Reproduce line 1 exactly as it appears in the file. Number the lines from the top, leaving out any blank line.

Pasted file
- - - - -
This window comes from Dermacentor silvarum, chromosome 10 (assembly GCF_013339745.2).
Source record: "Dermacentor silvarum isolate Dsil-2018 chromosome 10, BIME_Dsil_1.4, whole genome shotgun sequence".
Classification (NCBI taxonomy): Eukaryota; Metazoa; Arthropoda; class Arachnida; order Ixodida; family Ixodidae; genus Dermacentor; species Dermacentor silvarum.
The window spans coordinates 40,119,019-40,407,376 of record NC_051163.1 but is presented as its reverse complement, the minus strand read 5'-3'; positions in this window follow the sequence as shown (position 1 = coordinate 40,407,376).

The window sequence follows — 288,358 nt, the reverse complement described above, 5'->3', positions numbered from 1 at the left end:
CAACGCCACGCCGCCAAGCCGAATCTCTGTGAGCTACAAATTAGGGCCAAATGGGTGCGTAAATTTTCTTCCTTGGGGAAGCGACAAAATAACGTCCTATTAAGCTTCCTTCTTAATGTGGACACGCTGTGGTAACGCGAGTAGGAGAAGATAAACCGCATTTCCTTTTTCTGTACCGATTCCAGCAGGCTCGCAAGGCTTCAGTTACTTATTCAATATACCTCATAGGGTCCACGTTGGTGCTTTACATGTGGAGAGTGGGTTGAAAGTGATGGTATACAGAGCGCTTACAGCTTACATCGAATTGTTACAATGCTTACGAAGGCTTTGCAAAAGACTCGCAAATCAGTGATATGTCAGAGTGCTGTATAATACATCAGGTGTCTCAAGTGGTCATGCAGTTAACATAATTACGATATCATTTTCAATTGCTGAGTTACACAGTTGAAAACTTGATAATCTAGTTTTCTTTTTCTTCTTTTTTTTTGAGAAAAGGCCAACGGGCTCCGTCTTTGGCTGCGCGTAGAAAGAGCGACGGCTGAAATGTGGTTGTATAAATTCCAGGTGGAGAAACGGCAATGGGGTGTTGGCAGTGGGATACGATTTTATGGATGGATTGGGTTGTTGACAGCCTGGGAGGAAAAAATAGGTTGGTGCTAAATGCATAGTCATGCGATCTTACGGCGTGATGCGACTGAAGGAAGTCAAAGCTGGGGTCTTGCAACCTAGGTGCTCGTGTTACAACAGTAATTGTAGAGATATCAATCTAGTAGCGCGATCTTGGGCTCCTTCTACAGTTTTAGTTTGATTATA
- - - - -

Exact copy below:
This window comes from Dermacentor silvarum, chromosome 10 (assembly GCF_013339745.2).